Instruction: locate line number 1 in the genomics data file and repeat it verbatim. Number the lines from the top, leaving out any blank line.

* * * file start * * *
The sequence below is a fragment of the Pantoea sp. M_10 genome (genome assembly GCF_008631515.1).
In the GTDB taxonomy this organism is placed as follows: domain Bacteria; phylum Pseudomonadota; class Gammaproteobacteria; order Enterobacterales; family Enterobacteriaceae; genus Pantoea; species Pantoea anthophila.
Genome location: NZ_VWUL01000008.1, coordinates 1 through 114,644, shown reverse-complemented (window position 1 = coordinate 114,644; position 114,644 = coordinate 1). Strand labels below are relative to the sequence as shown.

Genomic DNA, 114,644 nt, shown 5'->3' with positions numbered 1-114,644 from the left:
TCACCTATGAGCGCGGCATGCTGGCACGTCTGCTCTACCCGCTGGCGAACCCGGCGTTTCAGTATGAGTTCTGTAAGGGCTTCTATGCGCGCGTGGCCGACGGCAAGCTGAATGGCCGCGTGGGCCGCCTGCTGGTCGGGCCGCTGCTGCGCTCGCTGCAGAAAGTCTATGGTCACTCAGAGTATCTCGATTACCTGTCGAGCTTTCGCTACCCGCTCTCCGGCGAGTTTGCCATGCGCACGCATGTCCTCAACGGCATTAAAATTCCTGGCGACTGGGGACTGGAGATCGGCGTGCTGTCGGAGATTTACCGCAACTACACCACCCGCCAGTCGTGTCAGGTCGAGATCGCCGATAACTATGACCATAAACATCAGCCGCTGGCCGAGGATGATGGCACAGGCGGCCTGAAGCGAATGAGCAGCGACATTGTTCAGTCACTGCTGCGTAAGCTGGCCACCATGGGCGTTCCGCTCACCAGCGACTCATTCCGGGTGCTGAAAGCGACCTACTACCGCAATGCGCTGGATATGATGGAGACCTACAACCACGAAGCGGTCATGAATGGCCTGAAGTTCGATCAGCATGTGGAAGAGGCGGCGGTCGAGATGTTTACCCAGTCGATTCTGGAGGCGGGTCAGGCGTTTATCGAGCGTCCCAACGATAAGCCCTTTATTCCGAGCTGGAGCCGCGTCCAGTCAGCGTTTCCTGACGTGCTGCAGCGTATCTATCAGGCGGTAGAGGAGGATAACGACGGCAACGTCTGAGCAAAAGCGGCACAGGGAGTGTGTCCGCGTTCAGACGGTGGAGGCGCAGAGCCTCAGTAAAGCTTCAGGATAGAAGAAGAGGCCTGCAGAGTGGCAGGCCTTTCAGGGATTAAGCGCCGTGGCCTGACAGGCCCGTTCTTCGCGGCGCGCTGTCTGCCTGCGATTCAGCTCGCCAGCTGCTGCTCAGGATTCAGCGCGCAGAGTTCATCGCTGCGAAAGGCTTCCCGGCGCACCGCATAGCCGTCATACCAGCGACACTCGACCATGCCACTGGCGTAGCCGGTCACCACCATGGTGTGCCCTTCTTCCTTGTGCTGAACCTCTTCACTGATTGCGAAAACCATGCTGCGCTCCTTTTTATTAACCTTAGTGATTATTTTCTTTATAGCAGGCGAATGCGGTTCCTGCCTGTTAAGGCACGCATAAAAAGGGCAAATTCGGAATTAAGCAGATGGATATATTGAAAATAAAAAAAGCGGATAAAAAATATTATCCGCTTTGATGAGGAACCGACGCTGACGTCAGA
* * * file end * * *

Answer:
The sequence below is a fragment of the Pantoea sp. M_10 genome (genome assembly GCF_008631515.1).